Photo from Ambitious Kitchen.

This nourishing Asian soup resembles Pho and can be made at home. Bok Choy, lemongrass, green onion, garlic, ginger, and fresh herbs like cilantro, mint and basil make the soup POP! If you are missing any ingredients at home, don’t worry, the soup will still be delicious with omissions.


1 1/2 tablespoons toasted or dark sesame oil, divided

1 pound boneless skinless chicken thighs

Freshly ground salt and pepper

6 cloves garlic, minced

2 bunches of green onions, white and green parts divided

1 large carrot, slice1 1/2 cups Daikon radish small peeled and cut into large chunks – optional

1 tablespoon freshly minced or grated ginger

6 cups chicken broth

1 tablespoon Thai chili paste (or ½ tablespoon sriracha works too)

¼ cup gluten free low sodium soy sauce or coconut aminos

2 stalks lemongrass, trimmed and outer layers discarded, halved lengthwise – optional

6 bok choy ribs with leaves, coarsely chopped

2-3 teaspoons fish sauce – can omit, will still taste yummy without – For serving:

½ cup fresh chopped cilantro

¼ cup mint leaves, torn -optional/can omit-

½ cup torn Thai bail (regular basil will also work)

Green onion (just the green part of the onion)

1 Thai chile, to garnish (can also sub jalapeno, or sprinkle of red chili flakes)

Sesame seeds (white or black), for garnish – optional

Lime wedges, for garnishing

Optional for serving: 8 ounces rice noodles, cooked


Add 1 tablespoon sesame oil to a large dutch oven or large pot and place over medium high heat. Add in chicken thighs and generously season with salt and pepper. Brown chicken on both sides. You don’t need to cook the chicken all the way, just get it nice and golden brown for flavor purposes. Transfer chicken to plate and set aside.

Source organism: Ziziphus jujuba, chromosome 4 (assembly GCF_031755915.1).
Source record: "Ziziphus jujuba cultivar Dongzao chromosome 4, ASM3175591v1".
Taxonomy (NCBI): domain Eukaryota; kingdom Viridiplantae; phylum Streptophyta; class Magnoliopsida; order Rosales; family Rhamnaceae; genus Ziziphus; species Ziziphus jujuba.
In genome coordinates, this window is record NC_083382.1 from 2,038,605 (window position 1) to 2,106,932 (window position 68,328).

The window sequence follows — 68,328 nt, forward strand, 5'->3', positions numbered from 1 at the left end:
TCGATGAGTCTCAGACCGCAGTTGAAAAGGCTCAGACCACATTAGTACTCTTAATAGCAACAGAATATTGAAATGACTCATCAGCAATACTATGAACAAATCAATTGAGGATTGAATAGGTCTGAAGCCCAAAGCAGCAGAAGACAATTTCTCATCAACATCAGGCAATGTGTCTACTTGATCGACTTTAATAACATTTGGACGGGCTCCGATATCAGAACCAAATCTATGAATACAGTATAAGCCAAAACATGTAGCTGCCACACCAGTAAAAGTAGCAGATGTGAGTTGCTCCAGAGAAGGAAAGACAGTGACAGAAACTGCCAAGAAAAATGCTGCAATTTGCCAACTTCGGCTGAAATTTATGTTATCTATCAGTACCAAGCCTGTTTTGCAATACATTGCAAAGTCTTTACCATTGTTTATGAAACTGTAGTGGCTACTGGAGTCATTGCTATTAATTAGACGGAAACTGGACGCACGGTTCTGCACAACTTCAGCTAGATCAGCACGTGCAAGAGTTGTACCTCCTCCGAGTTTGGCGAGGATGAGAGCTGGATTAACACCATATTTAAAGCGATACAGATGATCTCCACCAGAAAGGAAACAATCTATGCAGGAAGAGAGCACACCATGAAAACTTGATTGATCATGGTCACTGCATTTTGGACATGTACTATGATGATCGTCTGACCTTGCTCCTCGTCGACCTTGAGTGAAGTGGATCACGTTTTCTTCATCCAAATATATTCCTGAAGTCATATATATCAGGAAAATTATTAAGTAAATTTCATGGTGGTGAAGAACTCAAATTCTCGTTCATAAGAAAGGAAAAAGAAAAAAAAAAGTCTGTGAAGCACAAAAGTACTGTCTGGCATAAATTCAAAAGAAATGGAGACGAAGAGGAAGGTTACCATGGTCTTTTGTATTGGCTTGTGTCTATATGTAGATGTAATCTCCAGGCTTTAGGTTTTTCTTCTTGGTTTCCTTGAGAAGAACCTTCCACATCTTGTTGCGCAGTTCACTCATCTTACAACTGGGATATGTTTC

In the same pot, add the remaining ½ tablespoon sesame oil. Immediately add in minced garlic, white part only of the green onions, sliced carrot, radish, and ginger. Saute for 3-5 minutes, the slowly add in the chicken broth, thai chili paste and soy sauce. Add the chicken thighs back to the pot and place two lemongrass stalks in. Bring to a boil, then reduce heat and simmer for 25 minutes.

After 25 minutes, use a slotted spoon to remove chicken from the pot and transfer to a cutting board. Use two forks to shred chicken. Before adding chicken back to the pot, remove the lemongrass stalks and discard. If you’d like to add rice noodles, now is the time to do so. Add them to the pot along with the bok choy and fish sauce and simmer for 5-7 more minutes.

Pour into bowls, then garnish with a few cilantro, mint, Thai green basil, green scallions, Thai chile, sesame seeds and a fresh squeeze of lime.

About the Nourishing Effects:

Carrots have been compared to ginseng in Chinese Medicine. They are a great immune booster. They enter the Heart and Spleen meridians and their orange color is a combination of yellow, the Earth element (Spleen meridian), and red, the Fire element (Heart meridian). Carrots nourish the energy (Qi) and Blood of the entire body. Carrots are rich in betacarotene, vitamin C, B, iron, magnesium, phosphorus, calcium and potassium.

Daikon radish is considered a superfood in many Asian cultures because as it helps to balance the digestive system, boost the immune system, and gently cleanse the body.

Green Onion, scallions, have many medicinal benefits. They are thought to help clear out any pathogens from the body; their white bottoms are more warming in nature, benefiting the Lung. The green scallion tops travel to help circulate and balance the Liver and Gallbladder meridian, which is perfect for Spring!

In traditional Chinese medicine, garlic is warming in nature, benefits the digestive system, promotes the circulation of Qi and Blood and helps remove masses from the abdomen.

Ginger is also considered a warming herb and benefits the digestive system and the lungs. It nourishes energy, promotes circulation, and can treat phlegm in the lungs and cough. It also helps with women’s health to calm nausea during pregnancy as well as decrease menstrual pain. ( Rahnama P, Montazeri A, Huseini HF, Kianbakht S, Naseri M. ( 2012 ). Effect of Zingiber officinale R. rhizomes (ginger) on pain relief in primary dysmenorrhea: a placebo randomized trial. BMC Complement Altern Med. , 12:92. doi: 10.1186/1472-6882-12-92.)

***For female patients who want to tailor a soup for health and longevity, a traditional Chicken Soup recipe can be substituted from the recipe above, and a combination of 4 traditional Chinese herbs from a blood nourishing formula can be purchased and added***. These herbs are not recommended for women with a history of breast, uterine, or ovarian cancer or patient’s on blood thinners. These herbs can be ordered here.

Recipe adapted from Ambitious Kitchen.

Photo from Ambitious Kitchen.